Emily M. Chiarizia, Esq.

By: Emily M. Chiarizia, Esq. on September 19th, 2023

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Choosing the Right Logistics Partner: Freight Forwarder (FF) vs. Non-Vessel-Operating Common Carrier (NVOCC)

Business Advice | Logistics | Transportation | Freight Management | Shippers

In today's globalized economy, efficient and reliable shipping services are essential. When it comes to managing the complex logistics of transporting goods across borders, many shippers turn to experienced logistics providers to streamline their supply chain and provide cost savings. Two commonly used types of logistics providers are freight forwarders (FFs) and non-vessel-operating common carriers (NVOCCs).

In this blog post, we will explore the definitions, advantages, disadvantages, and primary differences between FFs/Ocean Freight Forwarders (OFFs) and NVOCCs. We will also discuss how businesses can determine which option fits their shipping needs best.

What is a Freight Forwarder (FF)?

A freight forwarder acts as an intermediary between shippers and various transportation services, facilitating the movement of goods from one location to another. FFs handle a range of logistics services, including documentation, customs clearance, cargo consolidation, warehousing, and transportation coordination. They leverage their extensive network of carriers and agents to provide comprehensive solutions tailored to the unique requirements of each shipment.

Ocean Freight Forwarder - 9.19.23What is an Ocean Freight Forwarder (OFF)?

An ocean freight forwarder specializes in managing the transportation of goods via ocean carriers. OFFs have expertise in navigating the complexities of ocean shipping, including negotiating contracts with shipping lines, coordinating bookings, preparing necessary documentation, and providing track and trace services. They play a crucial role in ensuring the efficient and secure movement of cargo across international waters.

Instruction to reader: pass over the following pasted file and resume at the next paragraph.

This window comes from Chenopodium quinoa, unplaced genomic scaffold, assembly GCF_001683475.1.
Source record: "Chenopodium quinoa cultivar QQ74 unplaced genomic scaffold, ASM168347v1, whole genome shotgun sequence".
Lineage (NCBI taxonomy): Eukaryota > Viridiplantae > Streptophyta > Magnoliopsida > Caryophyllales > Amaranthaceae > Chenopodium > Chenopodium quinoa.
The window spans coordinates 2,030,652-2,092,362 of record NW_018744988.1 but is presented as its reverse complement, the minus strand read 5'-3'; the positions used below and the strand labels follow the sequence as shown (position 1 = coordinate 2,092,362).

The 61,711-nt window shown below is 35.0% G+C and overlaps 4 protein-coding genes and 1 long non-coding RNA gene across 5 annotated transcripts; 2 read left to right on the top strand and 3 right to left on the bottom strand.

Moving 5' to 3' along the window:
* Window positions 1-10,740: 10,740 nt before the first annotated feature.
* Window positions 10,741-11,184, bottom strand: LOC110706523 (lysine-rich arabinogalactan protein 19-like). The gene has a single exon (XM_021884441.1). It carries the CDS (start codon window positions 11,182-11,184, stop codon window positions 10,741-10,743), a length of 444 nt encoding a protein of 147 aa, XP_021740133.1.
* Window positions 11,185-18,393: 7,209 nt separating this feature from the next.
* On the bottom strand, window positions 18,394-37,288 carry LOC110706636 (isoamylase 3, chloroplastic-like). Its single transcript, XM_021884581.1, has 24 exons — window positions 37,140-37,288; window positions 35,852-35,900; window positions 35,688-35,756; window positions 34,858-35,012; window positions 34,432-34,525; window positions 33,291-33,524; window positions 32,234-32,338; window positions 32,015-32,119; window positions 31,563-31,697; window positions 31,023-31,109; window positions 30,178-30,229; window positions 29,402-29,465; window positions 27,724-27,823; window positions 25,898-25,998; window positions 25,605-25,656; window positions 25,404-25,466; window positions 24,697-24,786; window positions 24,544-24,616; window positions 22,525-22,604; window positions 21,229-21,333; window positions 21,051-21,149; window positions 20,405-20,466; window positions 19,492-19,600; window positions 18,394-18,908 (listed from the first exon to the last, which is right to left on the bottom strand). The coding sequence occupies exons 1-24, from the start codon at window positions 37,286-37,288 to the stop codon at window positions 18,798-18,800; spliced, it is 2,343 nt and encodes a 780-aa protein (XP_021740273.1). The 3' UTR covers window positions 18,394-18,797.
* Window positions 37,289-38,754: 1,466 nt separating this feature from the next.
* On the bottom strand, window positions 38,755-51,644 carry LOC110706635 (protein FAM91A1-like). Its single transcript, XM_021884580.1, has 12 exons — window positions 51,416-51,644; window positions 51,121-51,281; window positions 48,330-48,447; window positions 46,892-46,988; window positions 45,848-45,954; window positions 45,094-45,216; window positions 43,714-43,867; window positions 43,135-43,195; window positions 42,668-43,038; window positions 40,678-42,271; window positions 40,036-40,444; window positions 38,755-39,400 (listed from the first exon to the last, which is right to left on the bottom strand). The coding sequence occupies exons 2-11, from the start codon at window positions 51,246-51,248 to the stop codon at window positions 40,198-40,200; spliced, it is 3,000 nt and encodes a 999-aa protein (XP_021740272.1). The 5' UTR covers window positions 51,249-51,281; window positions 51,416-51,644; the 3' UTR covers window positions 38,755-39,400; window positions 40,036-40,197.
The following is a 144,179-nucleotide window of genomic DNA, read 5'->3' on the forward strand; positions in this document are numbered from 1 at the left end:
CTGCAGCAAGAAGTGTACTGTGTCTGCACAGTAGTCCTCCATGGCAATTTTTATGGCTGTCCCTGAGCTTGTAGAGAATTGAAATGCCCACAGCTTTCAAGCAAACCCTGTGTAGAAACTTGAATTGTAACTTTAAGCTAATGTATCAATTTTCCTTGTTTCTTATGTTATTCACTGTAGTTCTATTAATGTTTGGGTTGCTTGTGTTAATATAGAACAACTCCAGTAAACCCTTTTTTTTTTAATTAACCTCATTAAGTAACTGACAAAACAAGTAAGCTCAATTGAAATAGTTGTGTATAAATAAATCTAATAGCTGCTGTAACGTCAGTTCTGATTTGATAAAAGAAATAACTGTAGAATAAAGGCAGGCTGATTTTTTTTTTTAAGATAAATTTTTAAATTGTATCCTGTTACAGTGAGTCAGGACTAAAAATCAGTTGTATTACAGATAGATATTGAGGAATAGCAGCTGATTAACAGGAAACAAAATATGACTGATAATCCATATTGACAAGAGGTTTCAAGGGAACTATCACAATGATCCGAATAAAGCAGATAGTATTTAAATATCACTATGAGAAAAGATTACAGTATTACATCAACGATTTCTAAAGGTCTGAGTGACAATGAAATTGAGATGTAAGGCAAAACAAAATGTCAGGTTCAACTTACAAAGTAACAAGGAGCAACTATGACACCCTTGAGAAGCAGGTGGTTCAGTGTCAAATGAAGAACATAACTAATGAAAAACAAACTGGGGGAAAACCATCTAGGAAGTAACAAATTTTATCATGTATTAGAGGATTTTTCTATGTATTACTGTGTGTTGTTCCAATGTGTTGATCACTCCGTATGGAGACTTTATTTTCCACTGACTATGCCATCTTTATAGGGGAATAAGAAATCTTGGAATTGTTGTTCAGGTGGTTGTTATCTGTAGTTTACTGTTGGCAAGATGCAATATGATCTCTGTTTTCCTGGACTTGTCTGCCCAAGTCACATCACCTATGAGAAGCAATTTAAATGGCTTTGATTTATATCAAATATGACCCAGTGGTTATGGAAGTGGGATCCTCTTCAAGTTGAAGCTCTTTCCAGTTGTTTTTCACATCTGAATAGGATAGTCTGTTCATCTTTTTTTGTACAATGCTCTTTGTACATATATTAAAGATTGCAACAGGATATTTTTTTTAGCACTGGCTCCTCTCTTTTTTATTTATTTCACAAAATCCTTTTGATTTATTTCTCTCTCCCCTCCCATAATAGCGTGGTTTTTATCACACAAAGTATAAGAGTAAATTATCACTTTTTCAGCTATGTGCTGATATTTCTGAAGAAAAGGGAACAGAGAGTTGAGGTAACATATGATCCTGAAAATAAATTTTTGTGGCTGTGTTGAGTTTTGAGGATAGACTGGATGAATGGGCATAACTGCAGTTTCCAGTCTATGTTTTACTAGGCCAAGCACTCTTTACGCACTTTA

Advantages of a Freight Forwarder/Ocean Freight Forwarder

Expertise and Industry Knowledge: FFs/OFFs possess in-depth knowledge of international shipping regulations, customs procedures, and documentation requirements. Their expertise helps businesses navigate complex trade compliance issues, reducing the risk of delays and costly errors.

Extensive Network: FFs/OFFs have established relationships with a wide range of carriers, including ocean liners, airlines, trucking companies, and rail operators. This allows them to leverage their network to secure competitive rates, reliable capacity, and efficient transportation solutions for their customers.

Consolidation Services: FFs/OFFs often offer consolidation services, which combine multiple shipments from different customers into a single container. This allows businesses with smaller loads to benefit from cost savings associated with sharing container space.

Value-Added Services: FFs/OFFs can provide additional services such as cargo insurance, customs brokerage, warehousing, distribution, and supply chain consulting. These value-added services enable businesses to optimize their logistics operations and focus on their core competencies.

Disadvantages of a Freight Forwarder/Ocean Freight Forwarder

Cost Considerations - 9.19.23Limited Control: When relying on a FF/OFF, businesses relinquish some control over the logistics process. While FFs/OFFs ensure seamless coordination, unforeseen circumstances such as port congestion, weather events, or carrier delays can still impact the shipping timeline.

Cost Considerations: FFs/OFFs charge fees for their services, including freight forwarding, documentation, and handling charges. Businesses should carefully evaluate these costs to ensure they align with their budget and shipping requirements.

What is a Non-Vessel-Operating Common Carrier (NVOCC)?

A non-vessel-operating common carrier (NVOCC) is a type of freight forwarder that operates without owning or operating its own ocean vessels. Instead, NVOCCs consolidate cargo from multiple shippers and arrange transportation with ocean carriers on their behalf. NVOCCs have contracts with various transportation providers and assume responsibility for the movement of goods between ports.